Researchers at Princeton University consulted models and observations of an extreme thunderstorm that hit Baltimore in July 2004 and found that about 30 percent more rainfall occurred in the city than would have if there were no buildings where the city now sits.The report goes on to say that the three factors increasing the intensity are:
During the storm, Baltimore experienced as many lightning strikes in the space of two hours as the city normally sees in a whole year, with much of the lightning striking the western edges of the city.
- Heat Effect: Cities create their own heat, replicating the impact of global warming.
- Wind Drag: Tall buildings create their own wind effect.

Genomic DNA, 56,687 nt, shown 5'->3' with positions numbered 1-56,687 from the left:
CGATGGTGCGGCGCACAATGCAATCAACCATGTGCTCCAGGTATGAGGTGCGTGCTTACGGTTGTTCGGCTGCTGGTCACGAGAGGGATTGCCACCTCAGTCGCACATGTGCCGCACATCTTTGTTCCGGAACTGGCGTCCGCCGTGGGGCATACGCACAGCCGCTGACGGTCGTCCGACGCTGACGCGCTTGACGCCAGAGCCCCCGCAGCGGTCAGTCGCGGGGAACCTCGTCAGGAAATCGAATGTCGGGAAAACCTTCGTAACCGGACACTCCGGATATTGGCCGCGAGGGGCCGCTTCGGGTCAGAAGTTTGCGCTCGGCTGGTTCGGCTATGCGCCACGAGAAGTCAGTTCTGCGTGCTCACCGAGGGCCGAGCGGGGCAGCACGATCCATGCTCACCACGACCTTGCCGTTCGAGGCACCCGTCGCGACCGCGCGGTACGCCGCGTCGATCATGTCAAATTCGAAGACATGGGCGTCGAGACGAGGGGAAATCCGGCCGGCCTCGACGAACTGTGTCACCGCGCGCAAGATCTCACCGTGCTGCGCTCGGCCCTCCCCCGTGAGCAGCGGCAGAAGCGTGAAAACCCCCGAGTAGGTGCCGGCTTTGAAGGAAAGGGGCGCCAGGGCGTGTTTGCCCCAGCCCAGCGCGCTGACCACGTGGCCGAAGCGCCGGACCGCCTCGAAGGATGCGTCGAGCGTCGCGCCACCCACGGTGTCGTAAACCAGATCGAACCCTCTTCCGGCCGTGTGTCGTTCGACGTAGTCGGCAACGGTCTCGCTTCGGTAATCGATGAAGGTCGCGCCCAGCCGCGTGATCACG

- Aerosols: Tiny particles suspended in the air over cities emitted by vehicles and industry.
This apparent interaction between storm and city has critical consequences for city dwellers and policymakers, especially in light of the likelihood of such fierce storms becoming more common with the influence of global warming (as warmer air holds more water, which means more intense rainfall in any given storm).Which means the tornado that touched down in Brooklyn the other day was not only not a coincidence, but that we can expect more of the same in the future.Here's a link to the MSNBC report on the Princeton Study.
"This means that warm-season thunderstorm systems will probably increasingly lead to more flash flooding, which can be very dangerous," said study co-author James Smith, of Princeton.